Historical Tensions, Institutionalization, and the Need for Multistakeholder Cooperatives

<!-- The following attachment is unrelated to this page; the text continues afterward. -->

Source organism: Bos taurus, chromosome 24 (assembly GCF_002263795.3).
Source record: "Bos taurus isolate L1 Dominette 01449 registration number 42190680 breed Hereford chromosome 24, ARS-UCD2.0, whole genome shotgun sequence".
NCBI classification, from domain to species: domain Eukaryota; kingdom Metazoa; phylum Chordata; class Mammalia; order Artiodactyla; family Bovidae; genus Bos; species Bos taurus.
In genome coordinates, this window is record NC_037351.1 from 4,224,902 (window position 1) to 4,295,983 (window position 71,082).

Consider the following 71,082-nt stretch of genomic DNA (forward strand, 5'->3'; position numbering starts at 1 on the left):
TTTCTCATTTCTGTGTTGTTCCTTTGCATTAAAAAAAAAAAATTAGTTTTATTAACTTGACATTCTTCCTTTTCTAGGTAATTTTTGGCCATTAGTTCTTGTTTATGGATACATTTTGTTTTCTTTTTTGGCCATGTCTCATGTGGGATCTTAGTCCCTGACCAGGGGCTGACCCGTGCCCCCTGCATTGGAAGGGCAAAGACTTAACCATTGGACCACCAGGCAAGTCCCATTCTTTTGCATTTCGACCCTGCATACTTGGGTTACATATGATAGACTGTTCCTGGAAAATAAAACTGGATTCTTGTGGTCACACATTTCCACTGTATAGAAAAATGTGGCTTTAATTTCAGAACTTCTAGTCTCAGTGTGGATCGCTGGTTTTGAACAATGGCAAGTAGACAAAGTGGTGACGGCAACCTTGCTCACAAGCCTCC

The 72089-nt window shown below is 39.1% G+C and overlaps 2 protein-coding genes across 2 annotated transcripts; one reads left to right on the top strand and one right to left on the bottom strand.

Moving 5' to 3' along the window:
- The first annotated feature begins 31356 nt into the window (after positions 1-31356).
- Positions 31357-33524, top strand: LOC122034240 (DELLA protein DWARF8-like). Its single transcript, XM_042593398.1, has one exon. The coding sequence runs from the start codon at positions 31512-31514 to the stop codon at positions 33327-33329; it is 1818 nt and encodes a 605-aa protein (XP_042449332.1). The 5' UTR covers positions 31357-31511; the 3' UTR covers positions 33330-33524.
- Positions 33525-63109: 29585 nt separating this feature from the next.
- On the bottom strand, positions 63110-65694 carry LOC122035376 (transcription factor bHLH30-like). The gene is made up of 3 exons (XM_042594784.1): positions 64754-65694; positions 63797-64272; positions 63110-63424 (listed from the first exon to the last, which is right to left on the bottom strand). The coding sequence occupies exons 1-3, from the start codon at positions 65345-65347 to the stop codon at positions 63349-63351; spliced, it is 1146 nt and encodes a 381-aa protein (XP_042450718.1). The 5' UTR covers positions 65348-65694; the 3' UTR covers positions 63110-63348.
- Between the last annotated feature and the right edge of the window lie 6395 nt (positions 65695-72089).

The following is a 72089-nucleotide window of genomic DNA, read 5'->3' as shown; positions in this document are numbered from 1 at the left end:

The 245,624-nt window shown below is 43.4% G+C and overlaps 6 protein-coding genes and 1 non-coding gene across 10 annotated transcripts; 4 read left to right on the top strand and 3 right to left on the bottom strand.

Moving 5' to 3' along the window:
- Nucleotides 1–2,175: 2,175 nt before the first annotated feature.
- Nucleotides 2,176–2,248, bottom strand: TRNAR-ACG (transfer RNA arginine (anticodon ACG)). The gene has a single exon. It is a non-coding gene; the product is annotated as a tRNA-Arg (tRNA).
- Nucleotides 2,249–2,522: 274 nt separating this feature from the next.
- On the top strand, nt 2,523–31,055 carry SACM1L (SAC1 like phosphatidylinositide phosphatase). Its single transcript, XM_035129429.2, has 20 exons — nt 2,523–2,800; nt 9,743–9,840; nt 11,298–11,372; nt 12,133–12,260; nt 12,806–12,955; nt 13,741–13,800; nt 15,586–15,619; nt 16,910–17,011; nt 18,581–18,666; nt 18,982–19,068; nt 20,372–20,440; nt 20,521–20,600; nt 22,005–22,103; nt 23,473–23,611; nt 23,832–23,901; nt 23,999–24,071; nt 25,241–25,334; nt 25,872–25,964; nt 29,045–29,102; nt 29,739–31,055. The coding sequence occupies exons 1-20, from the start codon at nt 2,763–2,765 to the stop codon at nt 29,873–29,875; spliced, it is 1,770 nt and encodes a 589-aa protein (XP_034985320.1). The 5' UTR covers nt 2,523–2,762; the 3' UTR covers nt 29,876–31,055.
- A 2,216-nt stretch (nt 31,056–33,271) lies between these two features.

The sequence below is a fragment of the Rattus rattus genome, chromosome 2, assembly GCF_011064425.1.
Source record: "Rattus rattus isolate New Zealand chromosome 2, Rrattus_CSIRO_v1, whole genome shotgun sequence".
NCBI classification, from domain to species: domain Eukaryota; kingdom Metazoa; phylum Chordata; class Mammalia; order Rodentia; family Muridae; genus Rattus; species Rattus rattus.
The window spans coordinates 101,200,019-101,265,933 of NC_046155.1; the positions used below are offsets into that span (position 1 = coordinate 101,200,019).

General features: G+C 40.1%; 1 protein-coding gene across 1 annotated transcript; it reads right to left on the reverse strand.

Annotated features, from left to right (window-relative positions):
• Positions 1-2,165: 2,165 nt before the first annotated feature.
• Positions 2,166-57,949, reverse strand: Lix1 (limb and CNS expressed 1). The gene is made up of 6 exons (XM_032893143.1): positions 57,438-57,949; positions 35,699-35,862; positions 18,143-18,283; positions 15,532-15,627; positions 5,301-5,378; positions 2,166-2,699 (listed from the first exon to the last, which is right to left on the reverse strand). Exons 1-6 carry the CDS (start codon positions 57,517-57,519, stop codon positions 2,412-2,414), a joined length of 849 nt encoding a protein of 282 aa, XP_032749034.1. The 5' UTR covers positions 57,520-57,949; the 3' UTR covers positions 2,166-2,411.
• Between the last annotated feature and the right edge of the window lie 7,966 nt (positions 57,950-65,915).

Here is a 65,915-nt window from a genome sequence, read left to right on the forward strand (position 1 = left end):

First paragraphs:In "Democratizing a Rural Economy," Mooney (2004) suggests that for future generations, social scientists may need to give some greater emphasis to bequeathing not only a sustainable environment, but also institutions that can set a forum for democratic struggle and voice. As economic entities, agricultural cooperatives may be among the few institutions in rural areas retaining a semblance of economic democratic governance. However, institutionalization processes have left many of these co-ops in a challenged position to sustain their own democratic ethos. The nature of these losses is difficult to understand without historical texture and outside a tension frame of reference. This essay will define co-op structure in a manner that specifies some of these tensions and their historical context and pressures, and make suggestions for a more inclusive and possibly more resilient cooperative alternative in the form of multistakeholder cooperatives. This latter organizational form may be able to set a community development template for addressing various social, economic, and ecological needs, with a more inclusive and hopefully enduring democratic organization....
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